Rewarding creative pioneers
> The Man Booker Prize judges are going outside the box by selecting unconventional new talents for this year’s shortlist
JUDGES for the Man Booker Prize, the top British literary award, spurned bigname novelists in favour of experimental new talents as they recently announced their shortlist. None of the six writers who made the cut for the coveted prize for fiction is well known outside literary circles.
The judges told a press conference they wanted to reward creative pioneers.
“Being innovative, being bold, courageous, a willingness to take risks, being novel within the novel – that’s what really excited us because it shows that the art form isn’t being nostalgic,” said Amanda Foreman, chair of the judges.
Bookmakers Ladbrokes have made Graeme Macrae Burnet favourite to win with His Bloody Project at odds of 5/2.
The novel tells the story of a memoir written in prison in 1869 by a triple murderer. The manuscript is discovered by one of his descendants, who shares the author’s name. He then edits and publishes the work himself.
Other shortlisted novels include US author Paul Beatty’s The Sellout, a satirical novel set in a fictional Los Angeles neighbourhood which explores racial equality and the civil rights movement.
One of the judges, actress Olivia Williams, described The Sellout as “shocking and unexpectedly funny” and compared it to the works of 18th century satirist Jonathan Swift, author of Gulliver’s Travels.
Another was All That Man Is by Canadian-British author David Szalay, which judge Jon Day said was about “masculinity and the state of contemporary Europe – a post-Brexit novel for our times”.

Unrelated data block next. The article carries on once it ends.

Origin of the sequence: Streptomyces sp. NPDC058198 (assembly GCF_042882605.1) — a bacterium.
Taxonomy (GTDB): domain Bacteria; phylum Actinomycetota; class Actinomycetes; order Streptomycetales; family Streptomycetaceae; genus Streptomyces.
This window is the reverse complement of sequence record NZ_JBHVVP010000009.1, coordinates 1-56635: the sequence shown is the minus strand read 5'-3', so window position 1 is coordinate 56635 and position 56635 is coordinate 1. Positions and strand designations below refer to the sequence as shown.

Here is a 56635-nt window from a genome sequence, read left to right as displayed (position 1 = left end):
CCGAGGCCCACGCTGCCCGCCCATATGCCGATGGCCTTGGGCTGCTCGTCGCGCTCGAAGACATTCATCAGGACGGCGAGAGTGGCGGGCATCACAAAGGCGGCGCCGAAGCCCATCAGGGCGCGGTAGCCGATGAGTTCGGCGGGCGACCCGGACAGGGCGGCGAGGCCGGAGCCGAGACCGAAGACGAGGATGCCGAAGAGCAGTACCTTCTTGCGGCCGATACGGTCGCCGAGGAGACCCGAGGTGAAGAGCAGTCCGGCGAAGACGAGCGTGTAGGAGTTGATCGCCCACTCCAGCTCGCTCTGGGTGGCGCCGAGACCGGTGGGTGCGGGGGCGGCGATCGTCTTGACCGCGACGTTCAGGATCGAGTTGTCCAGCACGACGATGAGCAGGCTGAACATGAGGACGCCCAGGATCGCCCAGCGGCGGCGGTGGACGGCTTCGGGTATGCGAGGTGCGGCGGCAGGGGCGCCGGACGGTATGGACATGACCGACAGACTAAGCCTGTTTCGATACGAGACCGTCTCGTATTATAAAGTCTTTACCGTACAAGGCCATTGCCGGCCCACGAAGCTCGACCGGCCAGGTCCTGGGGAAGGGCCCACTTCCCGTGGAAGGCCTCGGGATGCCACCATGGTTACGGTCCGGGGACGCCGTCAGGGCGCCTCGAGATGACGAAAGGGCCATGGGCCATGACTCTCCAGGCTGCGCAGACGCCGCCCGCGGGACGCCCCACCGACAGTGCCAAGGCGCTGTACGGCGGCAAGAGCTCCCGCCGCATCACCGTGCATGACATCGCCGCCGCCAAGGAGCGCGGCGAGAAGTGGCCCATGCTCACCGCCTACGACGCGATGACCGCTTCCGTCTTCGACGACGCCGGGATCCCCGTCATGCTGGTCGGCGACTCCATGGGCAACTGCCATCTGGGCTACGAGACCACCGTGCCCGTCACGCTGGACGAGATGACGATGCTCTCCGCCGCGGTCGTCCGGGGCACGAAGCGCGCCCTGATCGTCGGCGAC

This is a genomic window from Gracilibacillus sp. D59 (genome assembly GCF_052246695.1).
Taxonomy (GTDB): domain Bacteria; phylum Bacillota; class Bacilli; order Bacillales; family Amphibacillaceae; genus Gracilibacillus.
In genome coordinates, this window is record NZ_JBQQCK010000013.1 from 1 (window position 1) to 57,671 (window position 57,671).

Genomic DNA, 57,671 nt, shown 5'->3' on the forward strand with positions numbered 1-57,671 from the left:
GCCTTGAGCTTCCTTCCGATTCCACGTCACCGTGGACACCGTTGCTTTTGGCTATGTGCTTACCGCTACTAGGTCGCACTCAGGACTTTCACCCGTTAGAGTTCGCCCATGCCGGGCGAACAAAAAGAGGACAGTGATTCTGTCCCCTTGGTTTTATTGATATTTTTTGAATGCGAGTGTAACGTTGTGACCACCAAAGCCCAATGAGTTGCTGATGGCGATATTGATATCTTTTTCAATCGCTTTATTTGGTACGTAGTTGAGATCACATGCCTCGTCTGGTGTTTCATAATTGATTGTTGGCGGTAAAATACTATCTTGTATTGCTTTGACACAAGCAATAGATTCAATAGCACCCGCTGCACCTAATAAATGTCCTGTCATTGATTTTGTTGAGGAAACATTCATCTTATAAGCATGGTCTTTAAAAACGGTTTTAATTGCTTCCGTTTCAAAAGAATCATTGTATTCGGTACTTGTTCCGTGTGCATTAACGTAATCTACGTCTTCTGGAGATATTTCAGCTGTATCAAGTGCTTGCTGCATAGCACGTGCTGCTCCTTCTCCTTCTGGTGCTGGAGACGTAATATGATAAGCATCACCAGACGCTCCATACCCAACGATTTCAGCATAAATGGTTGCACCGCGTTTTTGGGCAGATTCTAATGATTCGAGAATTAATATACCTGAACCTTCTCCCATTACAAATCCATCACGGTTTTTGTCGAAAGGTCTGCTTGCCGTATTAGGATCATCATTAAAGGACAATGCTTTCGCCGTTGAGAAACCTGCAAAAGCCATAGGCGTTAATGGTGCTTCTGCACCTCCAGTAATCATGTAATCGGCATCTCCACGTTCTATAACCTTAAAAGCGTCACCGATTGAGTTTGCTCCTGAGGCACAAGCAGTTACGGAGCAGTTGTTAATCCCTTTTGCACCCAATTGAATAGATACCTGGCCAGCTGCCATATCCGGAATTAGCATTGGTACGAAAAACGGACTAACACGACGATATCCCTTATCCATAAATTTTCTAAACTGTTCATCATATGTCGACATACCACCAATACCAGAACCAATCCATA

It traces nine moments in the lives of different men across the continent – from a Prague suburb to a Belgian motorway – to make wider points about identity.
South African-born Briton Deborah Levy is the only author previously shortlisted for the prize.
She made the cut for Swimming Home in 2012 but this year is included for Hot Milk, described by its publishers as “a study in paralysis” set in a Spanish fishing village.
Foreman said it was about “the toxic waste produced by damaging parents and damaged children”.
Completing the shortlist are Eileen by US author Ottessa Moshfegh, and Do Not Say We Have Nothing by Canada’s Madeleine Thein.
First-time author Moshfegh, 35, has written a portrait of a disturbed young woman trapped between caring for her alcoholic father in a squalid house and her job as a secretary at a boys’ prison.
Do Not Say We Have Nothing is based around a world of classical music and silence in revolutionary China.
The judges dismissed suggestions that many of the books were gruelling and their characters unsympathetic.
“Hot Milk had me laughing out loud,” said Williams. “I was banned from reading The Sellout in bed by my husband because I kept shaking the bed, I was laughing so much.”
The Man Booker carries a cash prize of US$52,500 (RM215,250), but its higher reward lies in prestige which typically generates huge sales. The winner will be announced in London on Oct 25. – AFP